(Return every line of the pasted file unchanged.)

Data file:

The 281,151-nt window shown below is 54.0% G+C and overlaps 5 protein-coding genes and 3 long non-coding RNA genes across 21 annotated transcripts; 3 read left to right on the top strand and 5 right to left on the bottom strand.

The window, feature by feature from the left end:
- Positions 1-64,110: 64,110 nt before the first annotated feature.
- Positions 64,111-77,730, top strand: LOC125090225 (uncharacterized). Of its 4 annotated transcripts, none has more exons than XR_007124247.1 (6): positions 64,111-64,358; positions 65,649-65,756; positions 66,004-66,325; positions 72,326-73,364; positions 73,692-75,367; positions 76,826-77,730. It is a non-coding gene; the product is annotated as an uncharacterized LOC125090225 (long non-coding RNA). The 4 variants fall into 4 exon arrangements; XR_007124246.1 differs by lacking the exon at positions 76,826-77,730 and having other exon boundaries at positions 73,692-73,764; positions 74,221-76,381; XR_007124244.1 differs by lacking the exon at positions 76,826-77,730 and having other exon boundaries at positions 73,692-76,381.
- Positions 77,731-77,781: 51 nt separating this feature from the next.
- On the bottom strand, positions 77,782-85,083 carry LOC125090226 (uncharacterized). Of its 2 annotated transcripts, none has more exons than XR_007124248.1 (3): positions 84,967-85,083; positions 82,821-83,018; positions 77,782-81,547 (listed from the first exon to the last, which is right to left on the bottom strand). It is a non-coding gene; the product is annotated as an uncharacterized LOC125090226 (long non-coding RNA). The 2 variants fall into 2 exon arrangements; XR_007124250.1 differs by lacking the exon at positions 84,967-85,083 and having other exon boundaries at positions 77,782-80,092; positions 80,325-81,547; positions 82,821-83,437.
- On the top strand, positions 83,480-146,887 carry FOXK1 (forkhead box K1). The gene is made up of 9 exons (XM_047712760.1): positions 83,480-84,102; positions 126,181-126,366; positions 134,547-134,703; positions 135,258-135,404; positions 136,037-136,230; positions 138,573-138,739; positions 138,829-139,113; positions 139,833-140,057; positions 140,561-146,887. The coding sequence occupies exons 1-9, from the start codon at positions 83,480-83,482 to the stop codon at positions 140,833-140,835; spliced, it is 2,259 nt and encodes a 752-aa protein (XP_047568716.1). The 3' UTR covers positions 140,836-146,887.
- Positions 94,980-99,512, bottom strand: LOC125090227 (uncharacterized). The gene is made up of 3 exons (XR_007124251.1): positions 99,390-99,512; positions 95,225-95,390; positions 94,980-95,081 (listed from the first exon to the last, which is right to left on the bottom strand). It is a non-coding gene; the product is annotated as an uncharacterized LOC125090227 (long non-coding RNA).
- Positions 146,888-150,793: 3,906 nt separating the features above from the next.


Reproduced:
The 281,151-nt window shown below is 54.0% G+C and overlaps 5 protein-coding genes and 3 long non-coding RNA genes across 21 annotated transcripts; 3 read left to right on the top strand and 5 right to left on the bottom strand.

The window, feature by feature from the left end:
- Positions 1-64,110: 64,110 nt before the first annotated feature.
- Positions 64,111-77,730, top strand: LOC125090225 (uncharacterized). Of its 4 annotated transcripts, none has more exons than XR_007124247.1 (6): positions 64,111-64,358; positions 65,649-65,756; positions 66,004-66,325; positions 72,326-73,364; positions 73,692-75,367; positions 76,826-77,730. It is a non-coding gene; the product is annotated as an uncharacterized LOC125090225 (long non-coding RNA). The 4 variants fall into 4 exon arrangements; XR_007124246.1 differs by lacking the exon at positions 76,826-77,730 and having other exon boundaries at positions 73,692-73,764; positions 74,221-76,381; XR_007124244.1 differs by lacking the exon at positions 76,826-77,730 and having other exon boundaries at positions 73,692-76,381.
- Positions 77,731-77,781: 51 nt separating this feature from the next.
- On the bottom strand, positions 77,782-85,083 carry LOC125090226 (uncharacterized). Of its 2 annotated transcripts, none has more exons than XR_007124248.1 (3): positions 84,967-85,083; positions 82,821-83,018; positions 77,782-81,547 (listed from the first exon to the last, which is right to left on the bottom strand). It is a non-coding gene; the product is annotated as an uncharacterized LOC125090226 (long non-coding RNA). The 2 variants fall into 2 exon arrangements; XR_007124250.1 differs by lacking the exon at positions 84,967-85,083 and having other exon boundaries at positions 77,782-80,092; positions 80,325-81,547; positions 82,821-83,437.
- On the top strand, positions 83,480-146,887 carry FOXK1 (forkhead box K1). The gene is made up of 9 exons (XM_047712760.1): positions 83,480-84,102; positions 126,181-126,366; positions 134,547-134,703; positions 135,258-135,404; positions 136,037-136,230; positions 138,573-138,739; positions 138,829-139,113; positions 139,833-140,057; positions 140,561-146,887. The coding sequence occupies exons 1-9, from the start codon at positions 83,480-83,482 to the stop codon at positions 140,833-140,835; spliced, it is 2,259 nt and encodes a 752-aa protein (XP_047568716.1). The 3' UTR covers positions 140,836-146,887.
- Positions 94,980-99,512, bottom strand: LOC125090227 (uncharacterized). The gene is made up of 3 exons (XR_007124251.1): positions 99,390-99,512; positions 95,225-95,390; positions 94,980-95,081 (listed from the first exon to the last, which is right to left on the bottom strand). It is a non-coding gene; the product is annotated as an uncharacterized LOC125090227 (long non-coding RNA).
- Positions 146,888-150,793: 3,906 nt separating the features above from the next.